Author: Lawrence W. Gold
Genre: Mystery & Suspense
Pages: 420 (paperback)
Selected By: Lady Esbe
Lady Esbe’s Score:
“Abbie Adler, a child and adolescent psychiatrist, is a victim of abuse herself, with the insights needed to make her an effective therapist. In addition, she treats adults in individual and group therapy sessions for a broad range of psychiatric problems including depression, personality disorders, psychopathy, and malignant narcissism.
“On a December evening, the Berkeley Police find Abbie sitting in her car at Inspiration Point overlooking the East Bay of San Francisco. She’s bruised and catatonic. They transport her to Brier Hospital where they admit her to the psychiatric ward. The nature of her condition, and its cause, remain a mystery. After standard treatments fail, her psychiatrist recommends electroshock therapy. Finally, she awakens but remembers nothing of the month preceding. In addition, she discovers significant memory gaps from the past few years.
“Abbie had been treating two victims of the Chabot rapist who targeted girls and as she’s making progress in their care, someone abducts and strangles them. During her difficult recovery, memories of past events gradually return, and she begins to suspect that one of her adult patients may be the strangler. When the police find her prime suspect brutally murdered, Abbie struggles to discover the identity of the strangler and those who may be abetting his actions.”
Lady Esbe’s Review
I suppose this is supposed to be a psychological thriller and unfortunately, this didn’t do it for me. It was pretty much telegraphed from the third chapter or so for me. I wasn’t shocked by the ending; in fact, it took entirely too long to get there four hundred and fourteen pages. This book should have been 250 at the most.
I wanted to like Abbie Adler, the therapist who specialized in molested children. It was easy to see why she specialized in this, as she was a survivor of molestation and had a special way with the young girls who came under her care. Her empathy was a bit much though. I’m not saying therapists can’t be empathetic, but come on, you cry at every session practically? Unprofessional. Pretty much.
I’ve always said, “most psychologists need a psychologist”. That is very prevalent in this novel. Abbie has her own psychosis that stems back to her childhood issues and more recently, her involvement with victims who have been killed by a serial killer. The fact that she seeks help does not bother me. However, what truly annoyed me to no end is, if you are an intelligent and intuitive therapist, why would you continue to seek guidance and help from a therapist that you inherently don’t trust? Time and time again, she runs to Richard Haus? You pointedly told him you don’t trust him and you still go? Come on lady, now you’re just asking for it.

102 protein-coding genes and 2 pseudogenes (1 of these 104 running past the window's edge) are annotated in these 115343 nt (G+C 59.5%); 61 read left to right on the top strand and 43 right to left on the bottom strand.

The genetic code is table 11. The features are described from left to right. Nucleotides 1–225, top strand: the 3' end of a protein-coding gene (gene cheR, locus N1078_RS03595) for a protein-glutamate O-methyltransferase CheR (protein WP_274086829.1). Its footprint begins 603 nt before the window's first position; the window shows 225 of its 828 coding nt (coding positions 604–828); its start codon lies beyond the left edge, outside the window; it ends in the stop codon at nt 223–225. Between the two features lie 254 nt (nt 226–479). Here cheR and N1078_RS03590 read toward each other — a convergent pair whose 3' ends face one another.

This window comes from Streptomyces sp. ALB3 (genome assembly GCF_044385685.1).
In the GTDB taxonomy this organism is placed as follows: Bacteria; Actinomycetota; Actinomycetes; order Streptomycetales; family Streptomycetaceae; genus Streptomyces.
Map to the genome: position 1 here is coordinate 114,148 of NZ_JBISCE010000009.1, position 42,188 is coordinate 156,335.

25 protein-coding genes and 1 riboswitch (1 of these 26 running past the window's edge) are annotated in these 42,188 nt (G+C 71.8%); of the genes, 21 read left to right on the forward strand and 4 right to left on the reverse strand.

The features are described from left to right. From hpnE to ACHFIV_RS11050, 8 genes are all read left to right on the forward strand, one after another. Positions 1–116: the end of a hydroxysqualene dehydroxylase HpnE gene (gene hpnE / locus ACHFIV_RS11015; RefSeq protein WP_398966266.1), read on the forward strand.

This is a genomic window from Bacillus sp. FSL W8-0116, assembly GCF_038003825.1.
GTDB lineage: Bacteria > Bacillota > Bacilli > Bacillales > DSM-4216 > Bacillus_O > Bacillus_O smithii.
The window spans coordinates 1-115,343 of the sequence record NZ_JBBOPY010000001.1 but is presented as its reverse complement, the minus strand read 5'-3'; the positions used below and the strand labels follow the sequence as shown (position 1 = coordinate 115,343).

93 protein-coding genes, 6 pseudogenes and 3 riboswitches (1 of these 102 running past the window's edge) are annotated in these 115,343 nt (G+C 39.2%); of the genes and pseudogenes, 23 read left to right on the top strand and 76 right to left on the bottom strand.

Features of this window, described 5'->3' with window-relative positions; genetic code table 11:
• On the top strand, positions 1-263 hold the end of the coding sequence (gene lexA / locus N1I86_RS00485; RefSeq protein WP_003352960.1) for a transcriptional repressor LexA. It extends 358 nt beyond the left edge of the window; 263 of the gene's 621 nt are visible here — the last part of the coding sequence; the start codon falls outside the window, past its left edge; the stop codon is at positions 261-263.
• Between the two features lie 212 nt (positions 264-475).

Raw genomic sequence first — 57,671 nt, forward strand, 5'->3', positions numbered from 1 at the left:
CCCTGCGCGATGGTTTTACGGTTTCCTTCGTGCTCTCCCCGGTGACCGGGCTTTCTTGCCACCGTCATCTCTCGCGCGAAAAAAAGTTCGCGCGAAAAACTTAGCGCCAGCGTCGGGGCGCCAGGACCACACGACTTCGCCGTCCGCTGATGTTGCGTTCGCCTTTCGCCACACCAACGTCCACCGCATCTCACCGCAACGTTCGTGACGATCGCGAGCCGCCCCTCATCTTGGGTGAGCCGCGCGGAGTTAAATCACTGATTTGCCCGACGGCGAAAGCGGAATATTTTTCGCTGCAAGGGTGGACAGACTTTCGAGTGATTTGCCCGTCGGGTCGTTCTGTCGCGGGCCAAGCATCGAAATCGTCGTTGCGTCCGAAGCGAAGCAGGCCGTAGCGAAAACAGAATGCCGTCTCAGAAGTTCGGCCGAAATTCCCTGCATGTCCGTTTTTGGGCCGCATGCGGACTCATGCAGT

I’m going to keep this brief because if I write too long, I’ll give the whole shebang away. Ultimately, why would someone spend so much time combatting someone they don’t trust as a physician or therapist? Why would you go after a killer rather than clue in the police who you suspect? I mean, let them decipher the truth, you are just giving your best guess. Insert weary sigh here. The author is trying very hard to make us understand a fragile mind, but at the same time, it’s quite ludicrous on how the “heroine” goes about handling the situation, like she’s some mentally disturbed crusader. I felt for her husband and child. Sticking with her throughout the drama was above and beyond, but the vows “for better or for worse” does mean something.
Finally, my biggest complaint about this book is that while I can appreciate a flawed hero/heroine. I cannot abide by the you’re so smart you’re stupid stance here. The conflict and stubbornness of Abbie is so convoluted, I wanted to put her out of her misery as well as myself. In addition, I am not at all impressed by his rendition of female characters, specifically Abbie. It felt clumsy and quite ridiculous. In fact, this will be a Tortured Memory for me!
Lady Esbe read the Amazon Kindle edition of this selection.